Niagara COVID-19 cases remain low as parts of the province increase


The recent spike in COVID-19 cases in Ontario also doesn’t mean a jump is inevitable in Niagara, says the region’s acting medical officer of health.

Dr Mustafa Hirji said the increases in Ontario are due to pockets of cases in the Toronto and Peel areas and the Ottawa area – something Niagara can avoid if it maintains its safety measures.

In the Toronto area in particular, a number of large gatherings such as backyard parties and weddings are associated with several cases.

“I think it just shows that when we’re not two meters apart the infection can start to spread again,” Hirji said on Tuesday.

“It’s a reminder of how important it is for us to keep this here so that we don’t see a similar fate.”

The province said Tuesday it would no longer lift COVID-19 restrictions for at least four weeks due to the most recent case count, which included 375 new cases in Ontario in two days reported by the Ministry of Health.

Niagara Region Public Health reported a new case of COVID-19 on Tuesday, a case unrelated to travel to the United States related to essential work.

Although there was one new case, the total number of cases in Niagara has not changed from 948 the day before. An earlier case was subtracted from the total because the person was from another jurisdiction.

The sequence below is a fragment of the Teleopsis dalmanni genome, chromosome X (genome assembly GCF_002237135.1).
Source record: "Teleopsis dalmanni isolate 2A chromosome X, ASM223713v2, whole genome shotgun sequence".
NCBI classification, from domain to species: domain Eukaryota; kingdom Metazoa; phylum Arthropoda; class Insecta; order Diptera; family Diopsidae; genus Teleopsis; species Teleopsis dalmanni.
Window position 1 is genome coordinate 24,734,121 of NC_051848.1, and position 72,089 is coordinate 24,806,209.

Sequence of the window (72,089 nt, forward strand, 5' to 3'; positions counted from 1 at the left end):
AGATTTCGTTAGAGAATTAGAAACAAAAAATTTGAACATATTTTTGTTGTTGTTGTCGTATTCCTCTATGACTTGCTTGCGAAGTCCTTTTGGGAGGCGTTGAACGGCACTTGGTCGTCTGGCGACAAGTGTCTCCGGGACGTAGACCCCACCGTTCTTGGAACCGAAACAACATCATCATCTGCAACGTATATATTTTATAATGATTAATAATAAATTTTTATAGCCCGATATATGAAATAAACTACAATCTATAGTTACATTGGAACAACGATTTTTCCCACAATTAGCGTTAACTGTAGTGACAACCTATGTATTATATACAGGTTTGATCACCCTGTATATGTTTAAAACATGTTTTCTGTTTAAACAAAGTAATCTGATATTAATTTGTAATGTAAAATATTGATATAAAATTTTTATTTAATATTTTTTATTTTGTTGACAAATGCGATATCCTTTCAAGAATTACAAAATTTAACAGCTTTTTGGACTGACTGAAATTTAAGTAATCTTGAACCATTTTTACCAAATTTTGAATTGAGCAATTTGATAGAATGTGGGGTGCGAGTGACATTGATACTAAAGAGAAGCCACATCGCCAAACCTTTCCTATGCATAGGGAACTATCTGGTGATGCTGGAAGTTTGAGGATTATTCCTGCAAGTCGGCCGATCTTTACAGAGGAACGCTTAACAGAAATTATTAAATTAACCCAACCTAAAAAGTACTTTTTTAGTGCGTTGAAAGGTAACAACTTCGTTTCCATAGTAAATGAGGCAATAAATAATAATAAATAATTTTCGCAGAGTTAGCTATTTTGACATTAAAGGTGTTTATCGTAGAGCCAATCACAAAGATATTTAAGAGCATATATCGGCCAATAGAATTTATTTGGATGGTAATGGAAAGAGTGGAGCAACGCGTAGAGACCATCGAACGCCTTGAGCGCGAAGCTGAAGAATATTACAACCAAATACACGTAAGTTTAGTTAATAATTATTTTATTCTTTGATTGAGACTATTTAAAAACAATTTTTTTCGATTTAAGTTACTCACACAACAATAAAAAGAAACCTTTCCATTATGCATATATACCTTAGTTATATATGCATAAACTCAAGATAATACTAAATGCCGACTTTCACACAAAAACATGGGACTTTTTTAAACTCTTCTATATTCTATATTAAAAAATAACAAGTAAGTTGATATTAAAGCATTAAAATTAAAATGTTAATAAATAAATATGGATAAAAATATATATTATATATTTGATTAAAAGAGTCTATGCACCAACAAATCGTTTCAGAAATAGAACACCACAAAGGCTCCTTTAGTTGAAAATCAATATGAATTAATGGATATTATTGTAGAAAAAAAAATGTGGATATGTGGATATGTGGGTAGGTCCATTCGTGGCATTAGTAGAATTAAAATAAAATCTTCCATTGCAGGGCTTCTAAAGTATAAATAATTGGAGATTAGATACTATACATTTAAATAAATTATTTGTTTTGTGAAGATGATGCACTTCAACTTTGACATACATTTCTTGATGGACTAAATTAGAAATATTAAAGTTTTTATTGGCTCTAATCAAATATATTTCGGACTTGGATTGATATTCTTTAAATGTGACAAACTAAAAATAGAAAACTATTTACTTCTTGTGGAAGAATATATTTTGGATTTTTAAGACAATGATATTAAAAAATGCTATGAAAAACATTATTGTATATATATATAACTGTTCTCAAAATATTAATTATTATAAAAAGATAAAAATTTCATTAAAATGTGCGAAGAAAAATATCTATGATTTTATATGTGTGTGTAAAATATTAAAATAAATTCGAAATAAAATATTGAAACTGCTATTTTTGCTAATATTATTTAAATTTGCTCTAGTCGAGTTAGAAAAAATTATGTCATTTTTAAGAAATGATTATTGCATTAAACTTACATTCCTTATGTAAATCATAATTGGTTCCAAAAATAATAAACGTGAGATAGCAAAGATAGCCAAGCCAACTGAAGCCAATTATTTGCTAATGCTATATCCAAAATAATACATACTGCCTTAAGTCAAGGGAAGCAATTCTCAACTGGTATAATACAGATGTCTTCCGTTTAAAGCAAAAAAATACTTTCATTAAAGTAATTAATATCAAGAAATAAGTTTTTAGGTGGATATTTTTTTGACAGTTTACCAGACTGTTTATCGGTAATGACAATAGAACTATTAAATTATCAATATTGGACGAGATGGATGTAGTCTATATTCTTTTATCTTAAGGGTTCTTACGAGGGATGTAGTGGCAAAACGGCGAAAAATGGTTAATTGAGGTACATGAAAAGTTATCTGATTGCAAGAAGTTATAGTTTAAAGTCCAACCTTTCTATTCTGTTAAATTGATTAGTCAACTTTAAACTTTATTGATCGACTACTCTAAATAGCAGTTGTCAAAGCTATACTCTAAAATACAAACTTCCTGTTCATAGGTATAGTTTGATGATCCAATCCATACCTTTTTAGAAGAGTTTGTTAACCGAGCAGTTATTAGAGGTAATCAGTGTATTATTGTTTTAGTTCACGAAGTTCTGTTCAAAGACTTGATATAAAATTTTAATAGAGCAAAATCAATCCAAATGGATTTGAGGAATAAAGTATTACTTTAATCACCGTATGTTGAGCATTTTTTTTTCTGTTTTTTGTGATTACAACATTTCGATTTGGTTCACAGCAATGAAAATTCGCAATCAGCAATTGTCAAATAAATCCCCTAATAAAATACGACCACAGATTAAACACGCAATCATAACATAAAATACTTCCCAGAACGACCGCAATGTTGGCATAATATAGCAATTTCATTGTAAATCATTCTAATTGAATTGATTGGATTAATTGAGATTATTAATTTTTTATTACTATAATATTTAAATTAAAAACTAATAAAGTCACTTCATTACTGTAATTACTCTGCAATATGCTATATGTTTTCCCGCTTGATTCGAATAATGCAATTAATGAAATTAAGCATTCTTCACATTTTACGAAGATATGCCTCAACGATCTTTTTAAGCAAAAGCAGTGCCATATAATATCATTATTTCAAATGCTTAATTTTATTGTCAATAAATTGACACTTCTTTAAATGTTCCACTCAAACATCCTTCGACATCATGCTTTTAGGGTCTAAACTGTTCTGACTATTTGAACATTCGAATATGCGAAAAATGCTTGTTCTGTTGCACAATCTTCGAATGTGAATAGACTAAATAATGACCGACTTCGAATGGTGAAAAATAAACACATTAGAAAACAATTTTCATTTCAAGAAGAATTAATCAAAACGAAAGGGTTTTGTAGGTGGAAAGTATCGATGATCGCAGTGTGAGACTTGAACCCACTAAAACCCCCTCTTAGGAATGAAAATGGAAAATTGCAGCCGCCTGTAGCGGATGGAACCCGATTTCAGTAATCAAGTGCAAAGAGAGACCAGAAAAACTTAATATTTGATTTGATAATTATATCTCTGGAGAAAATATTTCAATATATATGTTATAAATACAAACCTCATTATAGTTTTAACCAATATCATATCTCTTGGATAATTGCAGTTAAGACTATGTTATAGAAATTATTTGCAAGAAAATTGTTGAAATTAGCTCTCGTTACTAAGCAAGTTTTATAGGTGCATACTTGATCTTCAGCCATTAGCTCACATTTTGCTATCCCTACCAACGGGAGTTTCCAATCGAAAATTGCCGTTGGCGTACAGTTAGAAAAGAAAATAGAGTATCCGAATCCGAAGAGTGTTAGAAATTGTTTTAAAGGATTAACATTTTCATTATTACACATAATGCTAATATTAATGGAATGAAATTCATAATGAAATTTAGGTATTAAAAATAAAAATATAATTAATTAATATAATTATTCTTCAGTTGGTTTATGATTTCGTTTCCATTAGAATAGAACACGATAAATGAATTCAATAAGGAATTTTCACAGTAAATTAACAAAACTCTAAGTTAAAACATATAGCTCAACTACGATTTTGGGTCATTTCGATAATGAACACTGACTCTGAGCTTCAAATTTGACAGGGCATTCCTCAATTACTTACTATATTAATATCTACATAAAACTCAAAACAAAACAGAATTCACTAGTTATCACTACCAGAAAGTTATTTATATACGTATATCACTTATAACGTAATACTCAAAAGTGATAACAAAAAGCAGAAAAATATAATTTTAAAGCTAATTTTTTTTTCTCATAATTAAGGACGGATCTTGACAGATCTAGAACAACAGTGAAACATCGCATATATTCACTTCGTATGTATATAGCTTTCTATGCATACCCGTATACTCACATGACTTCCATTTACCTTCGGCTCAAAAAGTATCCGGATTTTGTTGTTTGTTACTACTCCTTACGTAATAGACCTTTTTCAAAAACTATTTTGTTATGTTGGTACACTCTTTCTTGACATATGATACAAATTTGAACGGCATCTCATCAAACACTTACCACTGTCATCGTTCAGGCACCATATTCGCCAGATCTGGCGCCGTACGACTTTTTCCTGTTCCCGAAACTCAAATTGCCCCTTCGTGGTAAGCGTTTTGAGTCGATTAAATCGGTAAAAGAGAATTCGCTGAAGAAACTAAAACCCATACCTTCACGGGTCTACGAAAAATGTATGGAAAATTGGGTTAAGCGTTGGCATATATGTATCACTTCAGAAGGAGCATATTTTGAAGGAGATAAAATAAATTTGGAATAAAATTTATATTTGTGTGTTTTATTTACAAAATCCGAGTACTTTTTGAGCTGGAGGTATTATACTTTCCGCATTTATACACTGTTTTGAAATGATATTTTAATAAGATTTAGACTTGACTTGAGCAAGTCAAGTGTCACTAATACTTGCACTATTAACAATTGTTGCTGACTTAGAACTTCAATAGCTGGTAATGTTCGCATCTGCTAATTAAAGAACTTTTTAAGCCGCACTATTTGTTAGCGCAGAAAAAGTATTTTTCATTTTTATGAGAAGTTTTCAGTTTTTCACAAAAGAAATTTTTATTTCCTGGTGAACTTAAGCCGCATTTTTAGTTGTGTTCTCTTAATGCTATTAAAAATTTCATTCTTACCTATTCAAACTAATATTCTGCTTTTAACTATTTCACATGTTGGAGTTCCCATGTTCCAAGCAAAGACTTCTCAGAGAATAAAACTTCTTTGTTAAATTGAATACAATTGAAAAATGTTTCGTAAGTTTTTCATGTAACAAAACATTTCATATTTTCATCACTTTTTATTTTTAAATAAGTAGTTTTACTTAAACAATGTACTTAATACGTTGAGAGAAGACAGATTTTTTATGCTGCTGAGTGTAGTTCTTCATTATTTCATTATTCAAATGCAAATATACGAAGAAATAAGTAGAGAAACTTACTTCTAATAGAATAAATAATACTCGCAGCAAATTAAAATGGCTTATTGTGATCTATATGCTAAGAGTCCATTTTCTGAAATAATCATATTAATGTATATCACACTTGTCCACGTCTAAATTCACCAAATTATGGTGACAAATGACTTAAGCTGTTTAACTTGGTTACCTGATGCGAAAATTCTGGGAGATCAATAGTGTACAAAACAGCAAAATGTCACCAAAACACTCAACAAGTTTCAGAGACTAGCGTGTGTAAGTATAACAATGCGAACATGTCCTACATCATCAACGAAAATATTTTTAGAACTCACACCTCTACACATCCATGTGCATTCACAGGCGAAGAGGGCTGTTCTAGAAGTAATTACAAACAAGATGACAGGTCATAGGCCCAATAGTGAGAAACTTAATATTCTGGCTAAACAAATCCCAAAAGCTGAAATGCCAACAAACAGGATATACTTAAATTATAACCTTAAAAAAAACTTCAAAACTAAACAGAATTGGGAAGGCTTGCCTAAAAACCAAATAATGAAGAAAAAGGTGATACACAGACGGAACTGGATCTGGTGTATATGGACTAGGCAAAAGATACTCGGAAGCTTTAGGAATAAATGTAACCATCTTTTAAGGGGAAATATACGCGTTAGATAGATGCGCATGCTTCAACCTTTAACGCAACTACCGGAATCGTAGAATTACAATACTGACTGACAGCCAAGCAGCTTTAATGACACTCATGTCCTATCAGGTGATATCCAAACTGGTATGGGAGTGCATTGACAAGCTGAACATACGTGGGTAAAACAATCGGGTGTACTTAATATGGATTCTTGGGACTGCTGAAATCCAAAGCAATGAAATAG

There are 16 active cases in Niagara. The number of people who have recovered from COVID-19 is 868, while there have been 64 reported deaths.

Hirji said Niagara is lucky in that it is a more rural area than Toronto and Peel, which are more urban. People are closer there.

“We naturally have a little bit of distance, but we have to make sure we take advantage of that distance, rather than starting to come together and undermine the advantages that we have,” he said.

Hirji said it was possible that the increases in Toronto and Ottawa were temporary and could be contained and reduced, which happened in Niagara in July.



But there is a risk that they will continue to accumulate as in British Columbia where the province is in a second wave.

“The way you keep it from building up is through all of these personal behaviors that we have to keep practicing – keeping the distance, washing our hands with a face covering and paying attention to our health so that we know if we are. have to stay home and get tested. ”


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